The Best Branding Advice – That Nobody Will (Probably) Give You

Imagine that you are either the owner of a business, the executive director, or the marketing director of a company. If we think about the brand and the way you should take care of it, these roles are just a tad different. The difference is usually given by how the owner has a medium-long-term vision, while the executive director and the marketing director have a short-medium vision. The owner sees his business as his own good in which he invests all his emotional and financial resources, all of his time, making great personal sacrifices.

Executive directors and marketing directors have limited terms in office, and therefore feel compelled to deliver tangible results, on a daily basis even, if possible, for each hour and each penny invested. The limited terms in office make the two feels obliged to score higher and improve their CV, because in a few years they will apply for another position in another company, for another brand, where they must flaunt their past successes. So, look, what results is a major contradiction between the life and evolution of the brand and the life and evolution of those who take care of it. And this actually reflects something very simple:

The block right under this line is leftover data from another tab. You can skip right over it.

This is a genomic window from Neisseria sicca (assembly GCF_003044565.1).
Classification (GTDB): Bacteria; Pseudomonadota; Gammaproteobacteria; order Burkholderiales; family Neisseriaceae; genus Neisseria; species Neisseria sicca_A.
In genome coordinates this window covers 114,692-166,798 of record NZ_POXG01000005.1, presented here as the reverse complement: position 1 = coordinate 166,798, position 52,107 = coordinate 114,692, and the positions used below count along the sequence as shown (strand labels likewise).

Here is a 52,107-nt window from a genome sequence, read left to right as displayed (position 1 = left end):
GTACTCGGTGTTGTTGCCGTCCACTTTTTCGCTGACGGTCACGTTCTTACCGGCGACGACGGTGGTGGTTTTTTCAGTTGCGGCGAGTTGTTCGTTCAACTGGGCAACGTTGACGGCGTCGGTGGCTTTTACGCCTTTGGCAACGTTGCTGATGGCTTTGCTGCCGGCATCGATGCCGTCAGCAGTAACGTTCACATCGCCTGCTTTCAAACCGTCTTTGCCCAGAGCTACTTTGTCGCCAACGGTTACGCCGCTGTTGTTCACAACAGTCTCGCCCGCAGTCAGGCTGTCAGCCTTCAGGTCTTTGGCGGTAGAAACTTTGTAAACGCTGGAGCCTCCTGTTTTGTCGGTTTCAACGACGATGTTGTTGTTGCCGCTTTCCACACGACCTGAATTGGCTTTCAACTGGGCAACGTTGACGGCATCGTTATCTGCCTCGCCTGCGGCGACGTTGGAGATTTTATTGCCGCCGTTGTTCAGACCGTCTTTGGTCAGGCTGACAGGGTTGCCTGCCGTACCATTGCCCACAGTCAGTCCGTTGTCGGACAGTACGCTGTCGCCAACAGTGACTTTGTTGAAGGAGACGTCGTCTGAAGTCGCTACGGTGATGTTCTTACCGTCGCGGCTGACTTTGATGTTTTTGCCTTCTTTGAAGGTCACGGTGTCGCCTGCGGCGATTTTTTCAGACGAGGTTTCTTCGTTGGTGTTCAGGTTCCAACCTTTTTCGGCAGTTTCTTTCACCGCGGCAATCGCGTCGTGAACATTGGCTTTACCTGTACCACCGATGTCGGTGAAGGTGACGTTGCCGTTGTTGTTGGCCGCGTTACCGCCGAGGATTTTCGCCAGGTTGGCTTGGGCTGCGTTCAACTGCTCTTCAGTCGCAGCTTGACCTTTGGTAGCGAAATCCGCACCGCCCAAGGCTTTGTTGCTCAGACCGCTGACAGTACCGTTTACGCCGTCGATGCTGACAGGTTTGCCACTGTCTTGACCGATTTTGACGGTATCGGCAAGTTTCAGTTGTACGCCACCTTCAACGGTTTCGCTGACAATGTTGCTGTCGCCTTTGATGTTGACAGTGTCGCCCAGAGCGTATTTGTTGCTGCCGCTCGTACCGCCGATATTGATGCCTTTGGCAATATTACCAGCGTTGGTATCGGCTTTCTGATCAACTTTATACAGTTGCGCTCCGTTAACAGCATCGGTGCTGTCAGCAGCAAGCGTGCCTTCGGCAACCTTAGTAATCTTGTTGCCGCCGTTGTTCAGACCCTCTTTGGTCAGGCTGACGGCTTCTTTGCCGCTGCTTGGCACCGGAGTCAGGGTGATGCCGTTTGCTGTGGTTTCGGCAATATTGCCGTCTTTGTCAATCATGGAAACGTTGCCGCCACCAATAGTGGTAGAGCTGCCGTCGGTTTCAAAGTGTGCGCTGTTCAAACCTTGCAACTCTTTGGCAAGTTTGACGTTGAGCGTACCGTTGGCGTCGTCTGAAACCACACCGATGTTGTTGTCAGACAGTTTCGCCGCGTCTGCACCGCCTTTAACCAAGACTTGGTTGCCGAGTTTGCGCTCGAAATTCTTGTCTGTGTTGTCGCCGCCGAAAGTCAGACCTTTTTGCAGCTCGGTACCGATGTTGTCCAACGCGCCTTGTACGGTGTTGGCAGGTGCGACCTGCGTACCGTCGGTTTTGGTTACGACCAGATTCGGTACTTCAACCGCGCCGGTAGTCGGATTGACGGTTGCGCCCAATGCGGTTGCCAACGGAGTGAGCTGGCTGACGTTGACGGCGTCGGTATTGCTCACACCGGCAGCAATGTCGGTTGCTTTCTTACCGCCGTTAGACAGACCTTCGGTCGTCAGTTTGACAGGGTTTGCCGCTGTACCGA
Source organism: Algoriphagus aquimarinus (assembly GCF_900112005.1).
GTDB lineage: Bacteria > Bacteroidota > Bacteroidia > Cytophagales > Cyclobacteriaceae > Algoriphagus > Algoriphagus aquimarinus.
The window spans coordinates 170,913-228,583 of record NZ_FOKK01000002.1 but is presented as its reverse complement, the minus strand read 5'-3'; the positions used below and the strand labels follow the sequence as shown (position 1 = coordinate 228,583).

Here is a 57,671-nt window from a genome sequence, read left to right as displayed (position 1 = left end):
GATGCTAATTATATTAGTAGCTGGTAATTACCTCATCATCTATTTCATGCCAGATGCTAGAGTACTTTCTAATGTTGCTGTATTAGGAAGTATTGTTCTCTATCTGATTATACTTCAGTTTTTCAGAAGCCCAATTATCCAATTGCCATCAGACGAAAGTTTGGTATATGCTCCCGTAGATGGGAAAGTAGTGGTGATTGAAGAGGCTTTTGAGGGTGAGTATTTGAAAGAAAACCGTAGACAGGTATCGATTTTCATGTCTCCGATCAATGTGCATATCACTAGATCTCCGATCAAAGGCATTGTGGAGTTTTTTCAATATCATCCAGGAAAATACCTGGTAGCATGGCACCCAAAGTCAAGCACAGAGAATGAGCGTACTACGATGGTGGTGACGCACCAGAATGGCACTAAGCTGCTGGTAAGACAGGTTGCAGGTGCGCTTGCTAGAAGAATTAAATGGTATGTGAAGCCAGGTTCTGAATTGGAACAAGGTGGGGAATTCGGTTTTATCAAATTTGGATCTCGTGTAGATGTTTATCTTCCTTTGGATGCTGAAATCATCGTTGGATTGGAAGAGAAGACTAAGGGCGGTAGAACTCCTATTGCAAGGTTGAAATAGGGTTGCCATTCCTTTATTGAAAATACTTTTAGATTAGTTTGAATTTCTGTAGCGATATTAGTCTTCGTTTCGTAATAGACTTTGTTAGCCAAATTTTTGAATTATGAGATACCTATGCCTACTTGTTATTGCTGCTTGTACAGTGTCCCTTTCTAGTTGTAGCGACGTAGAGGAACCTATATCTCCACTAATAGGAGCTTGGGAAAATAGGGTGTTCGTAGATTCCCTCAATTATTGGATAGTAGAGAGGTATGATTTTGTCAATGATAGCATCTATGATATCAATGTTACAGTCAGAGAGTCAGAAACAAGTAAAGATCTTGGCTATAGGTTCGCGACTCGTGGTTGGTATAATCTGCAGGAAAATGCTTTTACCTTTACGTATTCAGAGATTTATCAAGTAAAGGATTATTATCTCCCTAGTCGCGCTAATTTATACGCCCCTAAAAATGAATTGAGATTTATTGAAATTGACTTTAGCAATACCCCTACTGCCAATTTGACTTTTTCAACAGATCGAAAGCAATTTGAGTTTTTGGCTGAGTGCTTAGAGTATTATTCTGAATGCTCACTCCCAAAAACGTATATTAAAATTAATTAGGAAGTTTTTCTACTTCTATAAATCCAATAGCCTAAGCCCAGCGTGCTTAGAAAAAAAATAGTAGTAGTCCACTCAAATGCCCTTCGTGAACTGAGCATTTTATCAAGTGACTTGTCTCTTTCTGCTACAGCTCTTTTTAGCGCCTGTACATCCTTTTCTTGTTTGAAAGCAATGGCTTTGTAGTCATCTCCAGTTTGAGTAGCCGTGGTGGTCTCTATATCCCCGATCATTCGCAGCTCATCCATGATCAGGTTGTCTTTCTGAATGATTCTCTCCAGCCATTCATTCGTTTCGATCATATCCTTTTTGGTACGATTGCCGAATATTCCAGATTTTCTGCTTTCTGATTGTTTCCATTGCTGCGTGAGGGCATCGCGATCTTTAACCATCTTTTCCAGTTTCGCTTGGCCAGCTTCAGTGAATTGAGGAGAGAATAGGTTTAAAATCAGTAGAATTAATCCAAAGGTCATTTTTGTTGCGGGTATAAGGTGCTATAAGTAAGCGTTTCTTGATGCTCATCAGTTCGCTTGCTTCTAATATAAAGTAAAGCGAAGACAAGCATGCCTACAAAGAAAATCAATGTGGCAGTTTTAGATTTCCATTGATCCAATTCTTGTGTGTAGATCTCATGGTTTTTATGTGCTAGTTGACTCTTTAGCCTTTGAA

You should see the brand as a living entity, as a person who evolves over time, depending on how it was invested in it to become a better brand, how lasting the results are, and the context in which it “lives in”. Otherwise, you will look at the brand as a mere object that must be permanently monetised, which will automatically lead to a strictly pragmatic perception of it and of its relationship with the public, friends, lovers, fans or even detractors. True, solid and meritorious relationships between people are built over time, as is the case of the relationship between the public and the brand. Therefore, any action envisaged in the short term will produce short-term relationships, such as a case of “you help me and I help you” situation. And a situation like this one, in my opinion, represents the death of the brand, because the quintessence of any brand are the subjective, emotional relationships.